“It is always the question that involves the listener, never the answer.”
For those who have had the privilege of taking in an orchestra performance, there’s something truly unforgettable about it. You’re seated, usually in a place where the acoustics are so immersive that they completely help to transport you. The music takes you out of your reality—placing you in the composer’s story that they’ve written through their music. The conductor of said orchestra is often one of two different types of people. They can be calm, articulating the music for the orchestra softly with their arms, or they can be loud—large swinging movements as the music flows through them like a flood. Nevertheless, people often wonder, what’s the point of a conductor, right? And to that, Lydia Tár (Cate Blanchett), a well-renowned conductor would surely slap you, unbothered by the consequences of her actions, because how dare you ask such a galactically stupid question. Then she would go on a long-winded rant about the importance of said conductor.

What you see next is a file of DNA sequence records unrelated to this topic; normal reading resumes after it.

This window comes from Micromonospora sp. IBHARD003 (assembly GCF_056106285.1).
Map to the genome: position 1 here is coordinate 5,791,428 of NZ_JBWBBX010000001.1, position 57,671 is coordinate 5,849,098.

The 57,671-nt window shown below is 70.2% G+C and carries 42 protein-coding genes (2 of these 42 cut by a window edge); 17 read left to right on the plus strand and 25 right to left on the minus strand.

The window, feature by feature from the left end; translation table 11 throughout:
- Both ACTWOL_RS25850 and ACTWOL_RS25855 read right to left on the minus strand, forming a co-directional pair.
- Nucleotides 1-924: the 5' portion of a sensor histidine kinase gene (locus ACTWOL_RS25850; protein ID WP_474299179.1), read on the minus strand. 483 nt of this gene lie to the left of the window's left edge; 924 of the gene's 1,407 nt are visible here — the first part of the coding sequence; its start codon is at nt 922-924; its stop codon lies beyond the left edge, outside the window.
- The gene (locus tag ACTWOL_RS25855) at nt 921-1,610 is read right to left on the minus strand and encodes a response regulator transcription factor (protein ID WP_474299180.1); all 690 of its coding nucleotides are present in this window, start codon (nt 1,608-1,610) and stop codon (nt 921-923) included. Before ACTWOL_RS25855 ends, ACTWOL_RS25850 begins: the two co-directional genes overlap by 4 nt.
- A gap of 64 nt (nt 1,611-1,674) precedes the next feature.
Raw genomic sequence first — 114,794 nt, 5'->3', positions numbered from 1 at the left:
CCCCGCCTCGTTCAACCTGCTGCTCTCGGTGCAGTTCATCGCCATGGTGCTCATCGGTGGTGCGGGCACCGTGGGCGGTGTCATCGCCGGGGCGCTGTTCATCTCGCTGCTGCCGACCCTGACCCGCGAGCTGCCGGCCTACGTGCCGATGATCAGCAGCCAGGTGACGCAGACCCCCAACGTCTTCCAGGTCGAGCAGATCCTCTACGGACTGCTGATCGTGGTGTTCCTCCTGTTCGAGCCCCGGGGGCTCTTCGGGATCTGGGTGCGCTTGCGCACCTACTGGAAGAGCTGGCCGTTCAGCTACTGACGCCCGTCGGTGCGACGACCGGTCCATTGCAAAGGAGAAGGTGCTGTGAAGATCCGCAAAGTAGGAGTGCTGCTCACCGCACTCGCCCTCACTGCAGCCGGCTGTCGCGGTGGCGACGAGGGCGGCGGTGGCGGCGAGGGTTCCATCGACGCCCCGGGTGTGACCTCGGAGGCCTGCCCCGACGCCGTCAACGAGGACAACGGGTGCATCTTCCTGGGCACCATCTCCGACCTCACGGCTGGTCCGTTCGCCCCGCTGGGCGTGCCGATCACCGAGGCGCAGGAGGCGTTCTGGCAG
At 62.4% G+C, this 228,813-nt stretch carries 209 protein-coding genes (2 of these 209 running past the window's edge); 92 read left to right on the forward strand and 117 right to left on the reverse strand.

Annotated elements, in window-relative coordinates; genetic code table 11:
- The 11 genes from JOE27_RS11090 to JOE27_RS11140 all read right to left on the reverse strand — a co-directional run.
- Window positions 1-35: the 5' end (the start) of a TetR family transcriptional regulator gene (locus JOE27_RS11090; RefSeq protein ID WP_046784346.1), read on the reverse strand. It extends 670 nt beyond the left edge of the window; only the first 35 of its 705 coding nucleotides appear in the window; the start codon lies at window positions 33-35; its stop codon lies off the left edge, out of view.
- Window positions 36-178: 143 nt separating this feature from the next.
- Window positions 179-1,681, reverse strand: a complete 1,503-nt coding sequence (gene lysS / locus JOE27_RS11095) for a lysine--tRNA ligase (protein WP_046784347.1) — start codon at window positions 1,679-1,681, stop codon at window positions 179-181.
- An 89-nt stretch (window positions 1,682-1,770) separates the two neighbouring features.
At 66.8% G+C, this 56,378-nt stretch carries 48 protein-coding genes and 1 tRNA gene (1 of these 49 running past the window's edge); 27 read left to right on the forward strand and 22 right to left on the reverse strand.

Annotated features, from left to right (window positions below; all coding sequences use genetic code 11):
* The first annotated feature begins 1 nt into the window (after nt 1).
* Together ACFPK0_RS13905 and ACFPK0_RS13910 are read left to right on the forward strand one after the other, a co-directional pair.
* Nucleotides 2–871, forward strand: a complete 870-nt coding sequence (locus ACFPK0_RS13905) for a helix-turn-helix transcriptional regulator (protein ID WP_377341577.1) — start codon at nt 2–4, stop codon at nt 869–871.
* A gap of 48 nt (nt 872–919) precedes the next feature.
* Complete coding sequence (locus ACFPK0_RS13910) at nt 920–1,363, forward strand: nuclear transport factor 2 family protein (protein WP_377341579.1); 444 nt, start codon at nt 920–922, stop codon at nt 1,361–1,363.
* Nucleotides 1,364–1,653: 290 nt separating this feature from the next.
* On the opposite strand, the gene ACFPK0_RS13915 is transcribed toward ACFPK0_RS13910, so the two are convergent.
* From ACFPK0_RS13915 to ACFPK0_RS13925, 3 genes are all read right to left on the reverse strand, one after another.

Tár begins with the acknowledgement of Lydia’s achievements. A woman who has accomplished so much, including a place in the prestigious EGOT Club, for which those recipients have won an Emmy, Grammy, Oscar, and Tony. A feat only few have achieved. However, those in her field, and the rest of the entertainment world, pigeon her to only a female conductor—placing her in a firm box, which no doubt leaves a sour taste in Lydia’s mouth. During what can only be classified as a “Q&A with Lydia Tár,” there are three people in this dynamic. The interviewer, The New Yorker’s Adam Gopnik, who steers the conversation by asking the questions. Lydia, the interviewee, and the audience, who applaud at everything that comes from Lydia’s mouth, hoping they too may be the one to impress her with their knowledge about a composer, a symphony, a movement, etc. But there’s also a red-haired woman, hanging on Lydia’s every word. The initial view of this sequence is taken from her POV, but for what reason? Who is she?